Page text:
Antioxidants are needed to optimize health by combating free radicals that can damage cellular structures, as well as DNA. Growing evidence from various studies shows that high levels of antioxidant flavonoids found in cranberries and blueberries can help stop the development of age-related diseases, thanks to their ability to limit oxidative stress. That is why they are among the most popular anti-cancer products.
This is important because, unfortunately, many people experience a high level of oxidative stress from ongoing inflammation in the body caused by poor nutrition, mental stress and an unhealthy environment.
4. Cranberry improves immunity
According to some studies, cranberry extract can improve multiple aspects of immune function, and it can reduce the incidence of cold and flu symptoms. High levels of a specific substance called proanthocyanidins found in cranberries help the body’s immune function prevent disease.
Proanthocyanidins belong to a larger class of polyphenols, which are usually present in berries and fruits. These powerful polyphenols can stimulate the lining of the intestines, where most of the immune system is actually located.
In medicine, it has long been proven that human immunity is formed in the intestine. It is very important to maintain a balance of beneficial and harmful bacteria – the intestinal microbiota. And it is a healthy intestine – a pledge of strong and strong immunity. Due to the fact that cranberries can slow down the growth and development of harmful bacteria – found in toxic foods and viruses that enter the body – healthy immunomodulating bacteria can accumulate and grow in the intestinal walls to create a powerful defense against diseases.
Also unique is the combination of the three antioxidant nutrients found in cranberries: resveratrol, riceotannol, and pterostilbene. Some studies have shown that there is a unique synergy between these nutrients in the fight against disease.
Phytonutrients in cranberries provide maximum antioxidant benefits only when consumed in combination with each other, and only when consumed along with the usual antioxidant nutrients that are also present in cranberries, such as manganese and vitamin C.
When the treatment violates this combination of antioxidants, the benefits are reduced; therefore, cranberries are most useful when consumed in their natural form and in fresh form, or in a very high-quality extract. This is because it is a unique and naturally occurring mixture of cranberry antioxidants, which gives a person the greatest health benefits.
5. Cranberry improves digestion
Cranberries are believed to have cleansing, antidiarrheal, antiseptic and diuretic detoxification properties. They help the body get rid of toxins, as well as help relieve bloating and improve fluid balance in the body. Our digestive system goes beyond just our intestines and stomach – in fact, it starts with our mouth, gums and tongue.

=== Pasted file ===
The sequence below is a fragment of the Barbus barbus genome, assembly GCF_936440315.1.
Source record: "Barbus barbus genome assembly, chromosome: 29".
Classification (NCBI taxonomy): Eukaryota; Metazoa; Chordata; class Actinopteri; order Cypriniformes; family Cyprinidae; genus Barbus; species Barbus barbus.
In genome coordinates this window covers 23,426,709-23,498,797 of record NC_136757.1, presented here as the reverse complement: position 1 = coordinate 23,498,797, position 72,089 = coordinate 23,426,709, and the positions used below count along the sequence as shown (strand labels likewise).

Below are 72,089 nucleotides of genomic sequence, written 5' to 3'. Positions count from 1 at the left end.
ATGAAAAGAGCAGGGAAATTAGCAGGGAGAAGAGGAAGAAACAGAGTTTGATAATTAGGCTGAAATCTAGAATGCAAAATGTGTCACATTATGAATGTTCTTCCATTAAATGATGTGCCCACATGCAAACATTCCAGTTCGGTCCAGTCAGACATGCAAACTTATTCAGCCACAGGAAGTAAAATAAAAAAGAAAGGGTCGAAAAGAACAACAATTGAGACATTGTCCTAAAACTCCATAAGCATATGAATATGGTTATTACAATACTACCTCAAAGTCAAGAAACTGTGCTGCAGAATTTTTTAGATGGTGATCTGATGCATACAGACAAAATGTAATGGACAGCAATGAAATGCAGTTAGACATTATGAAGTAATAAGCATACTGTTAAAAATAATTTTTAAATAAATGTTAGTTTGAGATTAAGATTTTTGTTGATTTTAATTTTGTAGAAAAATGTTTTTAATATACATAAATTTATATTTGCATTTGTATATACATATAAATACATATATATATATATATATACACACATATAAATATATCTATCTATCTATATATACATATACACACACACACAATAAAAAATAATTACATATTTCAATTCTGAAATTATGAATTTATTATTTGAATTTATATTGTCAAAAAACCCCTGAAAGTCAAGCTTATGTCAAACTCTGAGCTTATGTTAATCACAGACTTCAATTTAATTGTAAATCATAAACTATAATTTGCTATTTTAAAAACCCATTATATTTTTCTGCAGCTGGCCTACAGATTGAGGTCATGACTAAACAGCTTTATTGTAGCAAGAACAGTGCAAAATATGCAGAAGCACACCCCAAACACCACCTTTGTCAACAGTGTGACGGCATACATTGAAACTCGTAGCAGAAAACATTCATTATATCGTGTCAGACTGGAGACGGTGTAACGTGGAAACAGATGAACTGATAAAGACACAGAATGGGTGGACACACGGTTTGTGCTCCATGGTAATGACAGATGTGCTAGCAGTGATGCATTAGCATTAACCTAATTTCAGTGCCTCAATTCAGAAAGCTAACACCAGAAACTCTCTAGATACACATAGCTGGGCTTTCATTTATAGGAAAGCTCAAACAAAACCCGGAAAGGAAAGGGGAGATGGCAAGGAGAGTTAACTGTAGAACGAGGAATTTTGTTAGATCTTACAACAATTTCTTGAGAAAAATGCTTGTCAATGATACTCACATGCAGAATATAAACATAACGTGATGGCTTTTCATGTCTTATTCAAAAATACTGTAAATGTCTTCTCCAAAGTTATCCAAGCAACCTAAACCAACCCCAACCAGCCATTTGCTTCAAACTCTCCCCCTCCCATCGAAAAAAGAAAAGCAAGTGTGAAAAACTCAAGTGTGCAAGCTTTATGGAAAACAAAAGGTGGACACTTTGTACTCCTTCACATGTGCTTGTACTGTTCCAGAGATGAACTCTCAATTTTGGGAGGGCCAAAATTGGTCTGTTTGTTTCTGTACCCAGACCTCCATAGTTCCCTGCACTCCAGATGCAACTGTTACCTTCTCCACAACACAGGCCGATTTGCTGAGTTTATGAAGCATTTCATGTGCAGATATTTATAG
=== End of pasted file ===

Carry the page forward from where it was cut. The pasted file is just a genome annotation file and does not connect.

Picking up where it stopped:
Recent studies have shown that the benefits of cranberries help optimize the balance of bacteria throughout the digestive tract, in a manner similar to the way probiotics found in kefir or yogurt create a healthy intestinal flora environment.
The health benefits of digestion of cranberries are indisputable due to the ability of this berry to restrain the balance of bacteria in the body, preventing harmful “bad” bacteria from growing and contributing to the growth of “good” beneficial bacteria. This not only relieves symptoms such as constipation, diarrhea, and heartburn, but also helps enhance the immunity and absorption of nutrients, since a healthy intestinal wall is important for both of these functions.
6. Cranberry reduces the risk of heart disease.
The cardiovascular benefits of cranberries come from the combined effects of antioxidants and anti-inflammatory phytonutrients. Studies in which subjects consumed cranberries every day at a rate of about 100 grams showed that cranberries could prevent the launch of two enzymes that play a key role in the development of heart disease. It has also been proven that cranberry prevents the activation of these enzymes by blocking the activity of a pro-inflammatory molecule called alpha tumor necrosis factor (TNF-alpha).
In animal studies, when low-calorie cranberry juice and cranberry extracts were consumed by rats and mice, the benefits of antioxidants were clearly associated with a reduced risk of high blood pressure. Cranberry extract helped prevent excessive constriction of the blood vessels, which can lead to cardiac arrest or other forms of heart disease. Compared with many drugs for regulating blood pressure and heart function, which can cause complications in some people, cranberries are practically harmless and do not carry any risky side effects.